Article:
Now that the Merry Marvel Bullpen has finally fixed Spider-Man’s broken timeline, superstar creators like Bob Gale can bring us thrilling tales that the old status quo’s constraints made impossible – like the Enforcers in bumper cars!! In all seriousness, this cover could have been an instant classic, but the text ruins it. Why couldn’t they let the absurdity of the image speak for itself?

I’m gonna judge a book by its cover this time, because pummeling the reader over the head instead of just telling the story is a running theme in

“So Spider-Man Walks Into A Bar And…”
WRITER: Bob Gale
PENCILS: Mike McKone
INKS: Marlo Alquiza
COLORS: Jeromy Cox & Antonio Fabela

Read the full review and leave a comment!

The Bar With No Name’s villainous patrons jump Spider-Man, but the bartender breaks up the brawl and tells Spidey where the Bookie lives. Our hero arrives at the house but only finds the Bookie’s father, Lester, who claims the Enforcers kidnapped his son because of his scam from last issue. Lester lets on that his son might know something about the Spider-Tracer Killings.

They swing over to Coney Island, where the Enforcers are tormenting the Bookie with the amusements. After a brief fight, the Enforcers surrender, but Lester accidentally reveals that he took bets on his own son’s rescue. Spider-Man makes the old man promise to donate his earnings to Aunt May’s soup kitchen. Also, the Bookie gives Spidey a lead on Tracer Killer: the tracers were planted on “victims” who had already died of natural causes.

Saying this was Bob Gale’s best story is like saying vegetarianism was Hitler’s best character trait — it’s true, but it doesn’t earn him many points. A lot of fans, myself included, liked Gale’s previous issue, but that just means he’s batting one for six. #563 reemphasizes all of Gale’s annoying proclivities.

Gale annoyance #1: Boring stories. 563 basically tells the same story as 562: someone takes bets on a fixed Spider-Man fight, only this time it’s Lester Ladue instead of the Bookie. Gale should have developed the barroom brawl aspect more instead. Folks looking forward to an exciting fight against a bar full of villains will be disappointed to learn that, since none of them use their powers, it may as well have been a bar full of regular goons. Some might enjoy trying to name all the obscure z-listers, but what’s the point when they’re all just glorified props? The Tracer Killer clues only slightly mitigate this chapter’s irrelevance.

Gale annoyance #2: Dialogue. This marks the second time Gale’s Spider-Man teases a villain’s lack of witty dialogue. That quip must really tickle Bob for him to repeat it, but it just isn’t funny when the reader can’t distinguish the intentionally bad lines from everything else written by the crown prince of awful dialogue. An example: right before a roller coaster called “The Lightning” hits Spider-Man, the webhead says, “this gives new meaning to being hit by lightening!” Now that’s wit!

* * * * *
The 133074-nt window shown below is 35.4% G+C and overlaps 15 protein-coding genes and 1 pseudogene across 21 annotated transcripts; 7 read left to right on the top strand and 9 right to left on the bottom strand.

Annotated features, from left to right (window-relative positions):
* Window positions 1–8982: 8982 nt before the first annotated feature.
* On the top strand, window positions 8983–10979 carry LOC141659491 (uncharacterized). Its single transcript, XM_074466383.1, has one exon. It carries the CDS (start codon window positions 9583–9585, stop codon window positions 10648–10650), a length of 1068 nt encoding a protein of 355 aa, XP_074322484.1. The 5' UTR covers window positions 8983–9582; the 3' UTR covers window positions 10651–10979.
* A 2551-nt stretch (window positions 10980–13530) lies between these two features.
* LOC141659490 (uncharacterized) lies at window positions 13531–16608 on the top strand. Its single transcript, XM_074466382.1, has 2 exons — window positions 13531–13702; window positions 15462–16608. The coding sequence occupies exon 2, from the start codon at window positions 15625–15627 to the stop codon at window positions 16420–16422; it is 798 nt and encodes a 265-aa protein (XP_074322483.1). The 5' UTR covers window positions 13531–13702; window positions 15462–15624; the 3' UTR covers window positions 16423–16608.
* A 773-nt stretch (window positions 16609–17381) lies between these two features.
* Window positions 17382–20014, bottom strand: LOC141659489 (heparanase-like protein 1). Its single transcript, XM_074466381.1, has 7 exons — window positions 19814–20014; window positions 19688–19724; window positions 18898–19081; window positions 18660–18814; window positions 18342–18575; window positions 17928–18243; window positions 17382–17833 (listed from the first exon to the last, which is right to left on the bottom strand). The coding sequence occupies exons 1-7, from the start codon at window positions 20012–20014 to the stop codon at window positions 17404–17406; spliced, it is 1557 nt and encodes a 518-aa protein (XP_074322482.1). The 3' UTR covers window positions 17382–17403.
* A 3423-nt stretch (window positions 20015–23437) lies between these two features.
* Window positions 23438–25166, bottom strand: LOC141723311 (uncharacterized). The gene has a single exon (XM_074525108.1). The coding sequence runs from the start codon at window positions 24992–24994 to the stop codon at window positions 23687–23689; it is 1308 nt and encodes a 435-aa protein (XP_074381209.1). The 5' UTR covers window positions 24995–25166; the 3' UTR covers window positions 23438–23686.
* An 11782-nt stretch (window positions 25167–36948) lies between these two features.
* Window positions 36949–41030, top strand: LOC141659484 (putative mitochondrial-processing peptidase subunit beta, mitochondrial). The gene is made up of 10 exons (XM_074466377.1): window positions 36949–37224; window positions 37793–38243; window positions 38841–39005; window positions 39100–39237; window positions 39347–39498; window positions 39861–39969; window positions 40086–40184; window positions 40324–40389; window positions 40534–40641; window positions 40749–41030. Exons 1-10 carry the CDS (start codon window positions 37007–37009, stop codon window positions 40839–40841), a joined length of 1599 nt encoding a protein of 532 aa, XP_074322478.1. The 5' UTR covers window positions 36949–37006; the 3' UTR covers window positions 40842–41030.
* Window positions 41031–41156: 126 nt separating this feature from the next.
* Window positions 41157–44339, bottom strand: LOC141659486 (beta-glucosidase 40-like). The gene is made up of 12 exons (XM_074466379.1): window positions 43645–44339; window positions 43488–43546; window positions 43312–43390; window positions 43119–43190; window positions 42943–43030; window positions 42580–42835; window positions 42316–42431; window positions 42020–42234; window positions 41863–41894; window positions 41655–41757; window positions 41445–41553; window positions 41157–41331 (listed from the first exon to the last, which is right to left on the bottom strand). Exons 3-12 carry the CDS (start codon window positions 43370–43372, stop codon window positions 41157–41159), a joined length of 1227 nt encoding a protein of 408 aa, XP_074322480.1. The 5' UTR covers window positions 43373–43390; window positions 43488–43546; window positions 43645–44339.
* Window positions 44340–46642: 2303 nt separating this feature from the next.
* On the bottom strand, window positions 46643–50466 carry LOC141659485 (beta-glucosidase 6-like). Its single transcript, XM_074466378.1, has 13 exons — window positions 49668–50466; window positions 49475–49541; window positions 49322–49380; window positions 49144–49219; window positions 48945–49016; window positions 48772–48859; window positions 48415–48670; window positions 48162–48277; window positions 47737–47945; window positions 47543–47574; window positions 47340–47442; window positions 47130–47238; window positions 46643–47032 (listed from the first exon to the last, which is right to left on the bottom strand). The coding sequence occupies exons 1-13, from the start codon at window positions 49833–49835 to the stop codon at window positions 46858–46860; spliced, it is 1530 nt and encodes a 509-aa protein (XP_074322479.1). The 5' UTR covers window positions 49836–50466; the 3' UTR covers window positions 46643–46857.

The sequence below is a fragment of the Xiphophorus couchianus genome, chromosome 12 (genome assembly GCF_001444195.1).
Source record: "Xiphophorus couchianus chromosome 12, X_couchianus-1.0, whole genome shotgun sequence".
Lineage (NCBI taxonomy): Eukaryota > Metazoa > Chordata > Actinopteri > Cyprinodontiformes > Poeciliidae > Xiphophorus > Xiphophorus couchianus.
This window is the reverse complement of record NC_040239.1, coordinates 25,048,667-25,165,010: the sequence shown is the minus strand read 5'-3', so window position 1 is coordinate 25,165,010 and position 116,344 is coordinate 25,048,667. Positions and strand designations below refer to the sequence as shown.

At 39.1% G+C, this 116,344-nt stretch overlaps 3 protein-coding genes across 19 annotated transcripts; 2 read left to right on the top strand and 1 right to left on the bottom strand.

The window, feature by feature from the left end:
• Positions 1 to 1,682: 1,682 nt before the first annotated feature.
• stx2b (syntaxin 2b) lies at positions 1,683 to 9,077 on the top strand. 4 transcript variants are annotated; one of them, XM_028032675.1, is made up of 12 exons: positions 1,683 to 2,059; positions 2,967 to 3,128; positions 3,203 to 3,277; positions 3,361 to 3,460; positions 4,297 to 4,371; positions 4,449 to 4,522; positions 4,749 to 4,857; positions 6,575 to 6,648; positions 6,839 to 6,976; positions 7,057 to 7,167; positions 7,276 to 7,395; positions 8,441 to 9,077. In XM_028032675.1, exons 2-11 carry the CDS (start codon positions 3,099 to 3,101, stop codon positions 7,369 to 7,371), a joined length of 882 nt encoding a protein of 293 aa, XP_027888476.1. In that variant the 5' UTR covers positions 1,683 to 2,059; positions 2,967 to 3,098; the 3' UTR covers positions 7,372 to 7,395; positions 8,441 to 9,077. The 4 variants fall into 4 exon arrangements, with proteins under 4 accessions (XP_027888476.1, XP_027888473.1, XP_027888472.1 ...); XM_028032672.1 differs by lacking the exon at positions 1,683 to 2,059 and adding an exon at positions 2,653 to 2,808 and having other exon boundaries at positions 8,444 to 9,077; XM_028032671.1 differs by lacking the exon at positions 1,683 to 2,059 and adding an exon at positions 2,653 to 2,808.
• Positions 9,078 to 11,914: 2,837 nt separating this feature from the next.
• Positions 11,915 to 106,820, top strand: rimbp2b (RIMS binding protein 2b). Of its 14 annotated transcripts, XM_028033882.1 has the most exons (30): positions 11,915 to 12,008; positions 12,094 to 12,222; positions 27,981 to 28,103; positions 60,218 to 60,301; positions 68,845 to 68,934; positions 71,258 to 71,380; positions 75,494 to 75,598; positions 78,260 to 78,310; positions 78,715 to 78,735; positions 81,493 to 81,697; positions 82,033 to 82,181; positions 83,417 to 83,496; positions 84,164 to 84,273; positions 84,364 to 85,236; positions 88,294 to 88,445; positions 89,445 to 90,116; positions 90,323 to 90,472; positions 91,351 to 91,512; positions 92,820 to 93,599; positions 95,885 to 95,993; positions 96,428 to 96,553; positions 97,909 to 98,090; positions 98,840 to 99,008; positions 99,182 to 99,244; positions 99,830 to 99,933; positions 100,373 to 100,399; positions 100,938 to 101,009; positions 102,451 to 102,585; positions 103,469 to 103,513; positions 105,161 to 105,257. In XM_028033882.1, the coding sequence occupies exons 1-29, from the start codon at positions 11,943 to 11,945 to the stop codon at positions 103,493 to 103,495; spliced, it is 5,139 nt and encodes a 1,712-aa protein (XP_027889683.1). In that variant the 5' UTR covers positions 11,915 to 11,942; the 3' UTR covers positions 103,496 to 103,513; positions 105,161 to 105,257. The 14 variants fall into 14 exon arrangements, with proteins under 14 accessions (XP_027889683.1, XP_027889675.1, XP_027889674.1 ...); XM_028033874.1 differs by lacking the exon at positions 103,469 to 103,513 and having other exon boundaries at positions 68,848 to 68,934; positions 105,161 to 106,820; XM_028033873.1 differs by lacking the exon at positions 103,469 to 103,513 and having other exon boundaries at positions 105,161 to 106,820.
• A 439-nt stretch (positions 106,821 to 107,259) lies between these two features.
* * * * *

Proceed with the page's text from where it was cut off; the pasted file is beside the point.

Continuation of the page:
Gale annoyance #3: Belabored moralizing. Even the Freak arc’s anti-drug didacticism felt less tedious than this arc’s anti-smoking and anti-gambling messages. I love it when authors make moral points through stories (otherwise I would’ve hated Straczynski’s run), but not when they feel the need to talk down to their audience. How many times in one issue do we need to read that smoking gives one “tobacco breath” before we get the point?

Gale annoyance #4: Slapdash fourth wall breaking. A scene in which Aunt May’s pepper stew magically cures a homeless guy’s hurt leg would seem strange and out of place, but a handy caption assures us that this bit will have “major repercussions in the future.” Gale is so incapable of making the scene intriguing on its own merits that he has to break the fourth wall to TELL US how important it is.

Don’t mistake these criticisms for me saying that I hate this issue; I don’t. The writing isn’t terrible, just terribly mediocre, and you can buy it knowing you’ll read a more-or-less competent Spider-Man adventure. However, mere competence isn’t enough when a series demands a thrice-monthly commitment from its readers. Mediocrity, even in offbeat filler stories, is unacceptable.

2.5 webheads out of 5. Take it or leave it, really. At least the art looks good.


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